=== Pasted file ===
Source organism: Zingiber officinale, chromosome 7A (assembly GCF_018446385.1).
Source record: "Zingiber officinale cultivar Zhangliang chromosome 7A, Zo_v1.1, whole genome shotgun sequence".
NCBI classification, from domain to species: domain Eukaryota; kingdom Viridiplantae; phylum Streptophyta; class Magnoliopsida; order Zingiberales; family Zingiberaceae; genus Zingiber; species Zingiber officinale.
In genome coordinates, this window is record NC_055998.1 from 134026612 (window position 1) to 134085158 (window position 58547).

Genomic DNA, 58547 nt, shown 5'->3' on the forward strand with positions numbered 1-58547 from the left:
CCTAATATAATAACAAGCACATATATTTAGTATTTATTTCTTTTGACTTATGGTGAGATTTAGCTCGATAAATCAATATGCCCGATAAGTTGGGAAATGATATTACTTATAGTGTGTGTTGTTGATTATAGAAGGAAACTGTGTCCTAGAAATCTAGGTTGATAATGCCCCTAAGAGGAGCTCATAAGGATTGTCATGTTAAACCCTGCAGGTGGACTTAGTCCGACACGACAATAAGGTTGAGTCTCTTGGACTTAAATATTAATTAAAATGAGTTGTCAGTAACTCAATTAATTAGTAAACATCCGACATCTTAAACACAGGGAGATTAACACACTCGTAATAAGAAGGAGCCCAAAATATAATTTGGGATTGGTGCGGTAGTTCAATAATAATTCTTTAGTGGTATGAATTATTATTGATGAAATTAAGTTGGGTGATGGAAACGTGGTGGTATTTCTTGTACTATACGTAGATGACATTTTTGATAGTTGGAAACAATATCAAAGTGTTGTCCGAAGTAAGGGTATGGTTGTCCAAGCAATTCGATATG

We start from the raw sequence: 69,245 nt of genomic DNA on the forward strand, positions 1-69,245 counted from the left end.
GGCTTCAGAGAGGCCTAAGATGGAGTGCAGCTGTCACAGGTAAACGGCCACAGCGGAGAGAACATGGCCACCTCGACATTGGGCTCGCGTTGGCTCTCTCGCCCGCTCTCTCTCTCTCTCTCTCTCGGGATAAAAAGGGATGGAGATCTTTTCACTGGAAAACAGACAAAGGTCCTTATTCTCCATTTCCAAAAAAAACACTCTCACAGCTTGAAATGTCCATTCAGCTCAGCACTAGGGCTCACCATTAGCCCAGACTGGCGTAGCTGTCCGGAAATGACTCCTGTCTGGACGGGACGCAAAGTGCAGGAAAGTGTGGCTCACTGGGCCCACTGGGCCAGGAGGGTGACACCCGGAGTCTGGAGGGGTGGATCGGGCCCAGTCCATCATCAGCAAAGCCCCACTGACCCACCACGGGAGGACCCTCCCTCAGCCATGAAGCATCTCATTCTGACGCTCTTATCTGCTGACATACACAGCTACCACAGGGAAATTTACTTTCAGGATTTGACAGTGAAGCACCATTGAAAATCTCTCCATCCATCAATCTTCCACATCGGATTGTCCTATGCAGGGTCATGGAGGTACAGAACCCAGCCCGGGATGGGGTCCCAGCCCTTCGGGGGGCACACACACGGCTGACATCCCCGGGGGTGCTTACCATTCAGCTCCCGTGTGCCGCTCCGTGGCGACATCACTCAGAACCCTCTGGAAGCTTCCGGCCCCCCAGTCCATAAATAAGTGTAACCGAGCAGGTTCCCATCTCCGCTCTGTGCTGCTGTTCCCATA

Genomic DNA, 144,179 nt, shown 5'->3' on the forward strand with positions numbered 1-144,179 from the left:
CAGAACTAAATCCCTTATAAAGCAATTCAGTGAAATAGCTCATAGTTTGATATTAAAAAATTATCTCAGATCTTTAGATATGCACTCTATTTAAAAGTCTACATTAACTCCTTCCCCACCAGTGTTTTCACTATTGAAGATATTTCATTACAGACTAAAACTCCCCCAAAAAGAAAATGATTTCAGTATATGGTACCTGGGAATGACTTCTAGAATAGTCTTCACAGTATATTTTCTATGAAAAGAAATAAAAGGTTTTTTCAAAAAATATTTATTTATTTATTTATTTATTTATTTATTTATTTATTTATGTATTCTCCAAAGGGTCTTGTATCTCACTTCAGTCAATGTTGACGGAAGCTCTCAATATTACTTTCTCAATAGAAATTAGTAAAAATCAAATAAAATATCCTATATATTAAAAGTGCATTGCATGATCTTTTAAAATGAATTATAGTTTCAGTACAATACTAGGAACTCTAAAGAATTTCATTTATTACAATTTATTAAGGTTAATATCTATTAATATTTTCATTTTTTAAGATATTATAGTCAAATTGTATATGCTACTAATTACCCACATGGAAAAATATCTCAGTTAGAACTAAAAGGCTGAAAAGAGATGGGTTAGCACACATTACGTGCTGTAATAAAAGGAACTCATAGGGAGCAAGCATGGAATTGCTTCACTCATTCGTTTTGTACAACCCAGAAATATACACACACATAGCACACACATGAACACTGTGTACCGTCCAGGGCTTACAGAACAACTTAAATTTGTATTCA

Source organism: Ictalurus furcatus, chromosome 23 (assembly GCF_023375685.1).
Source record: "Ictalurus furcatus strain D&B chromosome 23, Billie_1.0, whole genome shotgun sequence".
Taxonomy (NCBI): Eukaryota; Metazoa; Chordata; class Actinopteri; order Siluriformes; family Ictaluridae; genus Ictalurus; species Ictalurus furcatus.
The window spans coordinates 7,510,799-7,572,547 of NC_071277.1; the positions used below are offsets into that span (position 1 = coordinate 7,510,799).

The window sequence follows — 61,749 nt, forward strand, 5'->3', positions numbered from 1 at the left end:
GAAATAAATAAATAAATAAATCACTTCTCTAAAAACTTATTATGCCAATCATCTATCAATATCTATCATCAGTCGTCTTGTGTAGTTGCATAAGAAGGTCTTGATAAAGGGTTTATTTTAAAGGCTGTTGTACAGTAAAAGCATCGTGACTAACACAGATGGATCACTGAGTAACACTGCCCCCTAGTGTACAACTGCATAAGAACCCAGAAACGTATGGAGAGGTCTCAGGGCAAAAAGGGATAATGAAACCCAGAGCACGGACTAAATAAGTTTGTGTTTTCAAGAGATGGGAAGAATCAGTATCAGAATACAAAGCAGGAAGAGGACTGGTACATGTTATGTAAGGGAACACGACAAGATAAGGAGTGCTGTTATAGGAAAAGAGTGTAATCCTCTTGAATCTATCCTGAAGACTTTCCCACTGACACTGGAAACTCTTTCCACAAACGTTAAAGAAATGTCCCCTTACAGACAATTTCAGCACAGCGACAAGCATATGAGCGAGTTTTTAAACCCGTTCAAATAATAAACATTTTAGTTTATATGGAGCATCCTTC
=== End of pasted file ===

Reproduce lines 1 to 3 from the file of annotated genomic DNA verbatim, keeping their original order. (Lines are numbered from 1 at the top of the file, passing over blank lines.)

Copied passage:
Source organism: Zingiber officinale, chromosome 7A (assembly GCF_018446385.1).
Source record: "Zingiber officinale cultivar Zhangliang chromosome 7A, Zo_v1.1, whole genome shotgun sequence".
NCBI classification, from domain to species: domain Eukaryota; kingdom Viridiplantae; phylum Streptophyta; class Magnoliopsida; order Zingiberales; family Zingiberaceae; genus Zingiber; species Zingiber officinale.